Amy: Yeah, there’s a couple of interesting studies. Now, they’re correlation studies, so they’re not showing causation. But in 2020, The Journal of Sexual Medicine published a large study with over 13,000, I think, men and women in the US. And they followed them for like six or seven years. And they found that those people who were sexually active, especially more than like about 52 times a year, about once a week, had a 50% lower all-cause mortality rate compared to people who were not sexually active or didn’t have very much sex. And that was actually similar. Similar results were seen in a large study in Wales. And men, again, 50% lower mortality if people were having sex one to two times a week.

And so there’s all of this data that shows that there’s a strong correlation between being sexually active in a healthy way, whether that’s in a relationship or not, we don’t know, and lower all-cause mortality. And it’s probably a reflection of a lot of things. Having a healthy relationship, obviously, social relationships are important for longevity. It’s tied to emotional health and mental health. It’s tied to physical health, because if you can still have sex, it means you have good blood flow and nervous system and all that, hormones. So there’s a lot of pieces of the puzzle, but I do think it’s something that was not talked about enough in the longevity field.

Katie: And what are some of the big things that people come to, maybe male and female specific, when it comes to different ages and a decline in that, whether it’s a decline in sexual activity or libido, what are some of the things you see when they come in with those specific questions?

Amy: In men, it’s mostly erectile dysfunction, and we’re seeing that in younger and younger men. Some of it is probably just because of porn and the easiness of getting that and some of the things that are happening in the brain with that. But then I think a lot of it is also just some of the other things we talked about with low testosterone and blood flow and endocrine disruptors and such.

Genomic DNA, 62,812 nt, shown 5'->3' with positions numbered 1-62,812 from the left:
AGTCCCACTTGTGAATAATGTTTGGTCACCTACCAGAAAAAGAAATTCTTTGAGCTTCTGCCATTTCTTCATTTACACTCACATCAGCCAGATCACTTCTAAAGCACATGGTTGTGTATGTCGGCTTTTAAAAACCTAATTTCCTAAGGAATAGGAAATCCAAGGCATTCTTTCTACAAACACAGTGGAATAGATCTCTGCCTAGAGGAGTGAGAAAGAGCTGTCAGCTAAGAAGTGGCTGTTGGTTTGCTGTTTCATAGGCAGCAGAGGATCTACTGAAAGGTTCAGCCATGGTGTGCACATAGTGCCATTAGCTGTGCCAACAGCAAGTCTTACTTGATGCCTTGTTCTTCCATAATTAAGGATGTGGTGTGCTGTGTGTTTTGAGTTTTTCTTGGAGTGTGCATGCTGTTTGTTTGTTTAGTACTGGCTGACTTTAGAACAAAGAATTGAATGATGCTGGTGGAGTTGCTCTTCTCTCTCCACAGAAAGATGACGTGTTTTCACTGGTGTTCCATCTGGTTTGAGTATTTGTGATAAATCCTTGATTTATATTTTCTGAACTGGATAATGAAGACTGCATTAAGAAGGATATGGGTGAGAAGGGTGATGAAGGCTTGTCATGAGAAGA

In women, it’s a range of things. Low libido certainly can be a problem, lack of sensation. Orgasm problems. Those are the most common things I see with women. The most common one is just lack of libido. I’m just not really interested. And we don’t call it sexual dysfunction unless it bothers you. So if you don’t have a libido and you’re totally fine with it and you’re going about your life and everything is great, we don’t talk about it as being dysfunction. We just talk about that as being a personal choice. So it’s only when it bothers you that you can have a libido. You that we start to talk about a dysfunction. And we thought about 40% of women admit to having some kind of sexual dysfunction, which is just ridiculous numbers.

Katie: Wow, that is a higher number than I expected for sure. What are some of the things women can do? And I would guess, does this vary by age? Like, is there a higher concentration of that as people get older, like with each decade, sort of?

Amy: Yeah, it’s definitely higher as you get in the perimenopause, menopause age group. And perimenopause can start as early, I mean, it can start early, but especially 35 or 40 is about where it tends to start. But it’s about those 10 years before menopause when you have a lot of changes happening. So because of lower levels of testosterone as well as progesterone and eventually estrogen in women, we start to see less libido in that population, as well as some of the other problems, problems with arousal, problems with orgasm. And then later problems with pain, because if you lose estrogen, then you may start to have pain as well.

So I think certainly looking at your lifestyle is always key first thing. Are you exercising? Are you eating well? Are you getting sunlight? You know, stress levels. If you’re not sleeping well, you’re not making a lot of these hormones as well. So you’re not making, because you make testosterone as well as growth hormone, primarily while you’re sleeping, if you’re not sleeping or you’re not sleeping well, then you’re not making these hormones. So something as easy as just prioritizing your sleep. And making sure that you have a good sleep hygiene regimen and getting to bed on time and those kinds of things can actually make a big difference and they’re pretty easy to do.